These considerations are also affected by individual differences of the experts being mapped as well. Many engineers seem to like the strict, logical progression of an IDEF decomposition whereas many of the pilots we have mapped prefer the ease of representing their knowledge in the concept map. We have opted towards use of concept mapping for more generalized, front end knowledge elicitation that involve groups, but reserve the IDEF for highly specific, well-defined areas, where the experts tend to have a more homogenous makeup.
* One area of concern within the representational typology is that of addressing semantic descriptors that have dual meanings / multiple connotations. Many of the computer-based elicitation tools we have used have not been ìsmartî enough to interpret meaning, e.g., one participant may use ëinterfaceí to refer to a computer interface while other might interpret this as the ëinterfaceí between the contractor and government entities. This problem is comes into play when individual maps are combined to form summary maps, or when group mapping unfolds as different participants invoke different meanings / interpretations of what is being communicated and then translated into the map. Much of the interpretation is done intuitively by looking at clusters of context to distill the associative context that surrounds individual nodes on the map.
* Another consideration involves the extent to which the knowledge in a group-centered map is scaleable or is ìtransferableî to similar - yet different situations. When one conducts a group session, domain specific knowledge is from variant sources which may make sense for the situation at hand. However, when transferred to a similar situation, much of the variance of the initial map may become highly salient and inappropriate.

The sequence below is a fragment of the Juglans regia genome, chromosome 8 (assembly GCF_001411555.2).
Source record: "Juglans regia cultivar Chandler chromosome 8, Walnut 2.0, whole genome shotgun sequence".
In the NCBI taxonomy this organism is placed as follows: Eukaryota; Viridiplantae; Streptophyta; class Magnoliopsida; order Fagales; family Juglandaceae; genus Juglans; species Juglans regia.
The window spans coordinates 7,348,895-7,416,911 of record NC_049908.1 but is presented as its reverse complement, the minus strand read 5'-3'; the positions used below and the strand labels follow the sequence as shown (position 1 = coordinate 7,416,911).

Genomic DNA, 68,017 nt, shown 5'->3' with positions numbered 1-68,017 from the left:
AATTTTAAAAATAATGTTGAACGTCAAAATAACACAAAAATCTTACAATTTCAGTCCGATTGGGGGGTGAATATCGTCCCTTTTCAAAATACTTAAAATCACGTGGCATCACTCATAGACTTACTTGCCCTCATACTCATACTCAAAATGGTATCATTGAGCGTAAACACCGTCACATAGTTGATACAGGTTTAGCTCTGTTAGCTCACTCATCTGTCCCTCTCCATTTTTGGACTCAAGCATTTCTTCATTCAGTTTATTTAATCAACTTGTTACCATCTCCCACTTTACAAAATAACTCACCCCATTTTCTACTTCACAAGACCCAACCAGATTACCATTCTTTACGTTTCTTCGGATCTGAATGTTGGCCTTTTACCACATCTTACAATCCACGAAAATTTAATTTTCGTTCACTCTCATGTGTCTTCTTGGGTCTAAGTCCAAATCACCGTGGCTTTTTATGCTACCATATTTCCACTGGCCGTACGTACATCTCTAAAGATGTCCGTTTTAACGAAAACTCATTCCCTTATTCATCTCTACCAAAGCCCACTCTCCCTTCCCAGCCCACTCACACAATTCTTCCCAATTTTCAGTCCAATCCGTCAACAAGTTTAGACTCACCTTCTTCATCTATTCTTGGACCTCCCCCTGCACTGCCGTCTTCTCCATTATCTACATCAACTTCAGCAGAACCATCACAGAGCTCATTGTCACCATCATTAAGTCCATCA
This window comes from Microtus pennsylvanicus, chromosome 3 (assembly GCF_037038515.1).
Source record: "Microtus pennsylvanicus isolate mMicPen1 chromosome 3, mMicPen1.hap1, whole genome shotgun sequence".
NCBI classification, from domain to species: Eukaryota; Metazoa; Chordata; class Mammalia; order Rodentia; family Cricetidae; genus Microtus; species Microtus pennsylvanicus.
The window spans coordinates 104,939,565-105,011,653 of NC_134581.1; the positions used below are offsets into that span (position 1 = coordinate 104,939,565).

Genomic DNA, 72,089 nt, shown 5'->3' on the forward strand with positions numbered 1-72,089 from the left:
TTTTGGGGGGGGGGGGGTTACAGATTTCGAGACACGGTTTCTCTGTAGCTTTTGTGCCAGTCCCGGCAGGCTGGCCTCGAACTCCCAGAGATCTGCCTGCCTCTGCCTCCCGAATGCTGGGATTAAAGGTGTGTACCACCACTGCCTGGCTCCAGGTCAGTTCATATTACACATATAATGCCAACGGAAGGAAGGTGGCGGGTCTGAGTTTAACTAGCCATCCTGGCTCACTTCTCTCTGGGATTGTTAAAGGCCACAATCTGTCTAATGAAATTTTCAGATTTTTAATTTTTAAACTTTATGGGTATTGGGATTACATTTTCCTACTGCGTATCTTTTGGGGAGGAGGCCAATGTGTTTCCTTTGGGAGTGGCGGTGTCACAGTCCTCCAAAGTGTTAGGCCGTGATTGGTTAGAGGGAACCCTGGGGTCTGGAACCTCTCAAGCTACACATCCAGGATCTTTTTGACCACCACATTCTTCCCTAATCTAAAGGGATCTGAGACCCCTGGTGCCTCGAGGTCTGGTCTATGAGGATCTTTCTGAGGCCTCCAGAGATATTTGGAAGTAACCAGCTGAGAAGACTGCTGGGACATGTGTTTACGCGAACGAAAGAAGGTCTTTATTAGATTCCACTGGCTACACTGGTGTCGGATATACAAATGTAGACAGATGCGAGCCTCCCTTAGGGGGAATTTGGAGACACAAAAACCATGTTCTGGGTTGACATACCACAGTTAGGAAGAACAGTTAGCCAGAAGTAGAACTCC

* The quantitative / qualitative evaluation of map content is difficult. Our overall focus has been to have multiple sessions to ìsearch for invarianceî across all individual participant maps and then compare to the group-centered map. In this way, comparisons / contrasts can be made that help an evaluation team make recommendations regarding the extent to which elements of the map approach veridicality.
* Other randomly occurring problems that can incur are:
Most of the challenges identified here are problematic for group elicitation and knowledge building. However, we have found that the potential gain in collective induction, and consequently the improved robustness in knowledge buildup, is generally worth the effort. In some cases, problems are intractable and have not yet been solved while in other situations remedies have been successfully implemented. This is a new area, so there are many lessons yet to be learned in the future.
To date, IT products to support the group knowledge elicitation and creation process have been inadequate and the following must be addressed in parallel: